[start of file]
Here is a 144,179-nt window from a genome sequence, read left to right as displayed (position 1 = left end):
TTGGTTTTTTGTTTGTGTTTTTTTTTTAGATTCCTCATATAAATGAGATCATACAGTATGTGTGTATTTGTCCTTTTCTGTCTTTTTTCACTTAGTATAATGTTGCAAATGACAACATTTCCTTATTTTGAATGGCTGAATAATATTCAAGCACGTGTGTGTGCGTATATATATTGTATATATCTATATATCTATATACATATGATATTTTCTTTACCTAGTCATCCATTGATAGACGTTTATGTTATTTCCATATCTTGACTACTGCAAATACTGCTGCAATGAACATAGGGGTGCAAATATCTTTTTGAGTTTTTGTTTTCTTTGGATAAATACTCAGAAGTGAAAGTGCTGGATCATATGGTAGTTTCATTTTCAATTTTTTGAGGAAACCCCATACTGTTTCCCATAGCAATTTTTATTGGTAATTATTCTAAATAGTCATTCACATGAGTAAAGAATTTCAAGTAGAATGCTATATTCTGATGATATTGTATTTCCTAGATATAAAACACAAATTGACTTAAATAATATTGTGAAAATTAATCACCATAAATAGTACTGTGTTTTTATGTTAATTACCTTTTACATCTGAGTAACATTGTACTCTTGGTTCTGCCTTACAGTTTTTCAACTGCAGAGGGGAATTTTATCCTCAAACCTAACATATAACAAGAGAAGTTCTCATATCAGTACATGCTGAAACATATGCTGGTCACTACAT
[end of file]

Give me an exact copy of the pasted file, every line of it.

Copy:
Here is a 144,179-nt window from a genome sequence, read left to right as displayed (position 1 = left end):
TTGGTTTTTTGTTTGTGTTTTTTTTTTAGATTCCTCATATAAATGAGATCATACAGTATGTGTGTATTTGTCCTTTTCTGTCTTTTTTCACTTAGTATAATGTTGCAAATGACAACATTTCCTTATTTTGAATGGCTGAATAATATTCAAGCACGTGTGTGTGCGTATATATATTGTATATATCTATATATCTATATACATATGATATTTTCTTTACCTAGTCATCCATTGATAGACGTTTATGTTATTTCCATATCTTGACTACTGCAAATACTGCTGCAATGAACATAGGGGTGCAAATATCTTTTTGAGTTTTTGTTTTCTTTGGATAAATACTCAGAAGTGAAAGTGCTGGATCATATGGTAGTTTCATTTTCAATTTTTTGAGGAAACCCCATACTGTTTCCCATAGCAATTTTTATTGGTAATTATTCTAAATAGTCATTCACATGAGTAAAGAATTTCAAGTAGAATGCTATATTCTGATGATATTGTATTTCCTAGATATAAAACACAAATTGACTTAAATAATATTGTGAAAATTAATCACCATAAATAGTACTGTGTTTTTATGTTAATTACCTTTTACATCTGAGTAACATTGTACTCTTGGTTCTGCCTTACAGTTTTTCAACTGCAGAGGGGAATTTTATCCTCAAACCTAACATATAACAAGAGAAGTTCTCATATCAGTACATGCTGAAACATATGCTGGTCACTACAT